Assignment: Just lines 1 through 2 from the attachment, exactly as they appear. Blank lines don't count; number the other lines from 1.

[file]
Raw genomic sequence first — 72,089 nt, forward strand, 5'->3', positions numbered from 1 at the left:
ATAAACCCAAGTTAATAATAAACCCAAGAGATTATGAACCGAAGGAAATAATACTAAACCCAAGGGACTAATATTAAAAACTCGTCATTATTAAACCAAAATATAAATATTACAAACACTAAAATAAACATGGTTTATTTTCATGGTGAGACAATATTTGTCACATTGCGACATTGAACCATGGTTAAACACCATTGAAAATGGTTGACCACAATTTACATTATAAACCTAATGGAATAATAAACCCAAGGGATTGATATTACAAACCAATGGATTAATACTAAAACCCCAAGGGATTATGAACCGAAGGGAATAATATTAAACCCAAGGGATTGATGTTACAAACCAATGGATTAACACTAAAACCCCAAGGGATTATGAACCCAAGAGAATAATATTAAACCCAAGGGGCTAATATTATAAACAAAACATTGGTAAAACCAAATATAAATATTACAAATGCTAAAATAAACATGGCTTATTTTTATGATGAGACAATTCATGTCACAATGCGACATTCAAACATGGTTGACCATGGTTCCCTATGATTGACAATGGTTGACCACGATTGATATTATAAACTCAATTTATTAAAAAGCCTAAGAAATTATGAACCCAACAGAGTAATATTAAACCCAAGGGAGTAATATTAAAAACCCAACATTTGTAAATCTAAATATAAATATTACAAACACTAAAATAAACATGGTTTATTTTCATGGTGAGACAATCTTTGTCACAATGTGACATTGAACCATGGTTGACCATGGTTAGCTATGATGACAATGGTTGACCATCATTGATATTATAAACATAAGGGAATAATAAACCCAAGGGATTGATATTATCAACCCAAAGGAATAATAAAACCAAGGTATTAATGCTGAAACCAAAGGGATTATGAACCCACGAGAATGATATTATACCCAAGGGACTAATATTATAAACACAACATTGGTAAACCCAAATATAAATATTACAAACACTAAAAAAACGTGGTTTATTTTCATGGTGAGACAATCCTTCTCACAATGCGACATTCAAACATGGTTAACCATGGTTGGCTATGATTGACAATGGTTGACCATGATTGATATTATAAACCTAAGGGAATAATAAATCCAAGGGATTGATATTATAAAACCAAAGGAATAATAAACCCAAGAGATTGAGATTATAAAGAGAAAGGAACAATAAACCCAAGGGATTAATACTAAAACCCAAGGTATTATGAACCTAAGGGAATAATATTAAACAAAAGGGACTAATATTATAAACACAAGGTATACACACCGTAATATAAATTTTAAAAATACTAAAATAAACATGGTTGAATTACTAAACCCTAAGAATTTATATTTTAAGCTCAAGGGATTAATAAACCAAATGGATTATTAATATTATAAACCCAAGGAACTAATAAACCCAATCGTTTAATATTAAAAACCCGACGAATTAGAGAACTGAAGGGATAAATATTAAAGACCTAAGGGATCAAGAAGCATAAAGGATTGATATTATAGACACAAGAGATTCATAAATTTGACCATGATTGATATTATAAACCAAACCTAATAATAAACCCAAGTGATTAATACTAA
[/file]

Raw genomic sequence first — 72,089 nt, forward strand, 5'->3', positions numbered from 1 at the left:
ATAAACCCAAGTTAATAATAAACCCAAGAGATTATGAACCGAAGGAAATAATACTAAACCCAAGGGACTAATATTAAAAACTCGTCATTATTAAACCAAAATATAAATATTACAAACACTAAAATAAACATGGTTTATTTTCATGGTGAGACAATATTTGTCACATTGCGACATTGAACCATGGTTAAACACCATTGAAAATGGTTGACCACAATTTACATTATAAACCTAATGGAATAATAAACCCAAGGGATTGATATTACAAACCAATGGATTAATACTAAAACCCCAAGGGATTATGAACCGAAGGGAATAATATTAAACCCAAGGGATTGATGTTACAAACCAATGGATTAACACTAAAACCCCAAGGGATTATGAACCCAAGAGAATAATATTAAACCCAAGGGGCTAATATTATAAACAAAACATTGGTAAAACCAAATATAAATATTACAAATGCTAAAATAAACATGGCTTATTTTTATGATGAGACAATTCATGTCACAATGCGACATTCAAACATGGTTGACCATGGTTCCCTATGATTGACAATGGTTGACCACGATTGATATTATAAACTCAATTTATTAAAAAGCCTAAGAAATTATGAACCCAACAGAGTAATATTAAACCCAAGGGAGTAATATTAAAAACCCAACATTTGTAAATCTAAATATAAATATTACAAACACTAAAATAAACATGGTTTATTTTCATGGTGAGACAATCTTTGTCACAATGTGACATTGAACCATGGTTGACCATGGTTAGCTATGATGACAATGGTTGACCATCATTGATATTATAAACATAAGGGAATAATAAACCCAAGGGATTGATATTATCAACCCAAAGGAATAATAAAACCAAGGTATTAATGCTGAAACCAAAGGGATTATGAACCCACGAGAATGATATTATACCCAAGGGACTAATATTATAAACACAACATTGGTAAACCCAAATATAAATATTACAAACACTAAAAAAACGTGGTTTATTTTCATGGTGAGACAATCCTTCTCACAATGCGACATTCAAACATGGTTAACCATGGTTGGCTATGATTGACAATGGTTGACCATGATTGATATTATAAACCTAAGGGAATAATAAATCCAAGGGATTGATATTATAAAACCAAAGGAATAATAAACCCAAGAGATTGAGATTATAAAGAGAAAGGAACAATAAACCCAAGGGATTAATACTAAAACCCAAGGTATTATGAACCTAAGGGAATAATATTAAACAAAAGGGACTAATATTATAAACACAAGGTATACACACCGTAATATAAATTTTAAAAATACTAAAATAAACATGGTTGAATTACTAAACCCTAAGAATTTATATTTTAAGCTCAAGGGATTAATAAACCAAATGGATTATTAATATTATAAACCCAAGGAACTAATAAACCCAATCGTTTAATATTAAAAACCCGACGAATTAGAGAACTGAAGGGATAAATATTAAAGACCTAAGGGATCAAGAAGCATAAAGGATTGATATTATAGACACAAGAGATTCATAAATTTGACCATGATTGATATTATAAACCAAACCTAATAATAAACCCAAGTGATTAATACTAA